The media, through advertisements, presents a particular beauty ideal, that is, the idea that women should strive for beauty through which they transmit the strong ideological message that woman should treat their bodies as a project in constant need of improvement. The women are represented as exotic. Those whomever best embodies normative definitions of beauty (thin, yet curvaceous, slender/toned, youthful) are more likely to be hired and highlighted in advertising. Those chosen, however, conform most closely to western standards of beauty. Others are left chasing the aesthetic ideal or settling with less desirable options. Demographically, older women are not only under-represented in media but also are represented inaccurately. Media consistently show fewer older women presumably because advertising agents are aware that our culture worships youth and beauty in women. Elder women are portrayed as sick, dependent, fumbling, and passive, images not borne out of reality.

On set, beauty is artificially augmented using special lighting effects and skin whitening cosmetics to conceal blemishes. The saying goes, "the pale is a bonafide catch``. The gaze is internalized. To adapt, women may look at themselves through the eyes of heterosexual men. It is well evidenced that the sexualized portrayal of women in advertisements is targeted mainly at male consumers. Media advertising is a business; hence, it is sensitive to the responses and buying patterns of its consumers. Women, who most readily find secure and lucrative advertising roles, fit the western ideal notions of beauty and sexual allure. Constantly portraying women in a highly sexualized way make it more likely all women will be seen as sex objects. This then becomes a human rights issue. In addition, one of the effects is that women readily regulate themselves, striving at sometimes unhealthy and unsafe levels to fit the narrow hegemonic vision of aesthetic beauty. As a result, women expect to be viewed, judged and visually consumed as objects.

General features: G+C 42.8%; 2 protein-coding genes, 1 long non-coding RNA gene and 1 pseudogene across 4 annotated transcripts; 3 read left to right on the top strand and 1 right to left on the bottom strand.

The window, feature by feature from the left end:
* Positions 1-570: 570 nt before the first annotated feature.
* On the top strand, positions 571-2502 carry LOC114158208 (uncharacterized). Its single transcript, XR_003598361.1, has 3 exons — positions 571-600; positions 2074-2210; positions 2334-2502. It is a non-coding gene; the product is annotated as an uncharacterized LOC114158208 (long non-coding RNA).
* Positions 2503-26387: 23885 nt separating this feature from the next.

For Chinyere Fred‐Adegbukugbe of Nigeria, the issue of negative portrayal of women is quite complex because “most of these women, especially those of them who appear on products that sometimes have absolutely nothing to do with women, see these activities as meal tickets. And because men, especially in this part of the world, have refused to see most women other than as men‐pleasers, one tends to lose the war at both ends”. Judith Williamson (1978) argues that advertising is ideological in the sense that it represents an imaginary relationship to our real conditions of existence. Advertising is thus ideological both in the way it functions and in the effects it produces■

Bunny Tawanda Chigudu (2020)

Bachelor of Social Science in Sociology (GZU, Master of Social Sciences (C.F.S, A.U, )